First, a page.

Posts Tagged “.htaccess”

Need a quick way to generate a PHP backdoor for a compromised server you want to come back to later, then weevely is your application. I was pleasantly surprised when I started playing around with weevely in more detail as it provides a ton of built in functionality and does a lot more than I initially though that weevely did. The weevely application is built using Python and its current version on Backtrack 5 R3 is weevely v0.7. The weevley.py Python script is located in the /pentest/backdoors/web/weevely directory and some of its uses are described in more detail below.

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If you have ClientExec installed in a sub-directory say /clientexec and want to require HTTPS only for ClientExec the easiest way to accomplish this is by putting a .htaccess file inside of the sub directory itself. There are numerous solutions to this posted as CE Knowledge Base Articles and within the CE forums but many of them did not work for me so I wanted to post the solution that worked on setup using CentOS as the operating system and using Apache/PHP/MySQL on that platform.

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Recently I have been doing a lot of testing on a couple of my web sites that run WordPress and realized that securing your site takes a bit of effort. There are some plugins that do a great job at certain things however I wasn’t able to find any that did a great job of securing everything that I would prefer be secured. Below I describe a multi-pronged approach to securing your WordPress site from hacking attempts using multiple WordPress plugins as well as performing a couple manual steps that ensure the WordPress details exposed to the world are minimal.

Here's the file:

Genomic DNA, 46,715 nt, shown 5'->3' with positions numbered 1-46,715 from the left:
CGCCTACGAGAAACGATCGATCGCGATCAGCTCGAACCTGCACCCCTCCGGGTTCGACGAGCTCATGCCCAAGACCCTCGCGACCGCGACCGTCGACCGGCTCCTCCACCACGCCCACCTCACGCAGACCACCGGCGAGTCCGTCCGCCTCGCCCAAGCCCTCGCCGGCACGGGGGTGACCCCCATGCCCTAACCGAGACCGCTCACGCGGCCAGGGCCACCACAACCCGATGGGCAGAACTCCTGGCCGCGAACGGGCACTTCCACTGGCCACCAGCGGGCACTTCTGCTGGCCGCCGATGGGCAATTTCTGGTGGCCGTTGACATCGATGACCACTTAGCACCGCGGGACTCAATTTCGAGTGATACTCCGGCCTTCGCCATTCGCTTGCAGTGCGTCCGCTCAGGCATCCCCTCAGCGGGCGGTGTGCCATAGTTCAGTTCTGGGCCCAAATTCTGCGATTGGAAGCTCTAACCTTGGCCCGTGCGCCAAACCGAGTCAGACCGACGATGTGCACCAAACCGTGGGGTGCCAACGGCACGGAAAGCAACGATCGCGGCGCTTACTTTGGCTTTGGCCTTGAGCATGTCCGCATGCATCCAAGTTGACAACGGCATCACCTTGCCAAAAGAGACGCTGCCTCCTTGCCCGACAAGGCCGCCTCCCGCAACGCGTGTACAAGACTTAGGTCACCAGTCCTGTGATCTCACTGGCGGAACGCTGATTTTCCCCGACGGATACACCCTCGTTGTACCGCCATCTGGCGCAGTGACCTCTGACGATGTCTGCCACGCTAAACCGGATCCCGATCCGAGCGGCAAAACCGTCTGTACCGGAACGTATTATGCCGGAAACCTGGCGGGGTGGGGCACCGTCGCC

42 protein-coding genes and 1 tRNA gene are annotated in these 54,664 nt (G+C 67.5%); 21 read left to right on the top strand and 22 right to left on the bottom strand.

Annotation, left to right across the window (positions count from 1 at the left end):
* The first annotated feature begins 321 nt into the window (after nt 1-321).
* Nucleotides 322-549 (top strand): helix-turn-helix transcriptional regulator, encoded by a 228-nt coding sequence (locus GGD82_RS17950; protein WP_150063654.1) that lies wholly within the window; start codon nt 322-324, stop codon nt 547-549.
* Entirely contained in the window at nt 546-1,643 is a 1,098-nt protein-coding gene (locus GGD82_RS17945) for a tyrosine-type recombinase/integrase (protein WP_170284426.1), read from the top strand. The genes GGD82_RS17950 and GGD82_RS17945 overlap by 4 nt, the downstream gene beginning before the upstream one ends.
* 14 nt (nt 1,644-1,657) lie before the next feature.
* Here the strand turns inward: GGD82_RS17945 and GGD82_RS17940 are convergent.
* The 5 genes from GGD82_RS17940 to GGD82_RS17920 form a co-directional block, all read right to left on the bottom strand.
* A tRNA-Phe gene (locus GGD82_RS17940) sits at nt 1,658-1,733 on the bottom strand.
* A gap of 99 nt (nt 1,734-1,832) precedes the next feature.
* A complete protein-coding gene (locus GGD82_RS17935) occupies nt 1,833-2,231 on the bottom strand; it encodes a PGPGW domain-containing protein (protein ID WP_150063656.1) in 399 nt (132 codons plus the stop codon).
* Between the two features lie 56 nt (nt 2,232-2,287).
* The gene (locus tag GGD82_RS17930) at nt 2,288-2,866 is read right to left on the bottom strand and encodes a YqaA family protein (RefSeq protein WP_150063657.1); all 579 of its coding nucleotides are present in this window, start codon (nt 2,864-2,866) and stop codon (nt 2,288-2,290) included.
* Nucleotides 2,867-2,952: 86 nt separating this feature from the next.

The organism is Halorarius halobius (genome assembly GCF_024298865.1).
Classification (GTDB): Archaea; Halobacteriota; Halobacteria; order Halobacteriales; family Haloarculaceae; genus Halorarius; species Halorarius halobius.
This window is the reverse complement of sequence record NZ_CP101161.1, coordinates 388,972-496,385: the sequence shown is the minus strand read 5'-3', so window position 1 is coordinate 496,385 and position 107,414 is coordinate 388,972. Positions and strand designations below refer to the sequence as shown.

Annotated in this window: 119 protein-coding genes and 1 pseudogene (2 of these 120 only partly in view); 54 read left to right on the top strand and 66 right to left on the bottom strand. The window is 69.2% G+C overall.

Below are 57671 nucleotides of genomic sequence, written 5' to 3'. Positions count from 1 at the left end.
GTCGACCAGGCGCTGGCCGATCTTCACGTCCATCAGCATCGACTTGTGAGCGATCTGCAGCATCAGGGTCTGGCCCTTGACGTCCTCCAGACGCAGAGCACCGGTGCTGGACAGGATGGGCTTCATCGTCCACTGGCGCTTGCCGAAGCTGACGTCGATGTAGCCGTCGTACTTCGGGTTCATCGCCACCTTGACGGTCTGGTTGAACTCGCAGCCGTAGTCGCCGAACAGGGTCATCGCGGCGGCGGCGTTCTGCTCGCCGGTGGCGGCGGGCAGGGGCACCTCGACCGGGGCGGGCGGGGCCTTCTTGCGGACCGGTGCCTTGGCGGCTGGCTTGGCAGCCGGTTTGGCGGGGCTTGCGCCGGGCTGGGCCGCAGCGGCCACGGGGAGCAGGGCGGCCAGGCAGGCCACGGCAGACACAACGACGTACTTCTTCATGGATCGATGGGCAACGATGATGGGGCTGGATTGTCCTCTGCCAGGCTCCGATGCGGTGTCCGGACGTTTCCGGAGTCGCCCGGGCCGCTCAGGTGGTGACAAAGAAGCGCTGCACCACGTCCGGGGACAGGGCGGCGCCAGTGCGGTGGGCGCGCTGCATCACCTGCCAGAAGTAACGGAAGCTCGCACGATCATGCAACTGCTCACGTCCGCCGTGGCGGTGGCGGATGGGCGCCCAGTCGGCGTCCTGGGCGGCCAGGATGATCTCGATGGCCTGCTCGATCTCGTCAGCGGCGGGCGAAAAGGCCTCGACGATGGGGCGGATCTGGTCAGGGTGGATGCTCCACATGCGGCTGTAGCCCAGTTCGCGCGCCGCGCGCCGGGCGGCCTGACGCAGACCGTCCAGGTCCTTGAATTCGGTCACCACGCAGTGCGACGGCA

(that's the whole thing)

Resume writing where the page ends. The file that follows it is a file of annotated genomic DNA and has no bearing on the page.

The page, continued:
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Earlier when mirroring a Zen Cart online store for a customer to work on some custom modifications for him I ran into an error when attempting to visit the site in a web browser. The issue relates to Rewrite rules in the .htaccess file which I was able to easily track down by viewing the Apache error logs for the site. Below is more information regarding the error located in the logs and how I was able to resolve the problem.

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Recently I was doing a security audit on a Linux server and noticed some Apache and PHP items that needed to be modified to make the server more secure. One of the items that should be disabled is allow_url_fopen because the risk that it can be abused. The issue is that allow_url_fopen is on by default even though many times it is never used on a server. Modify the below line in the Linux servers php.ini file which typically located in the /etc directory.

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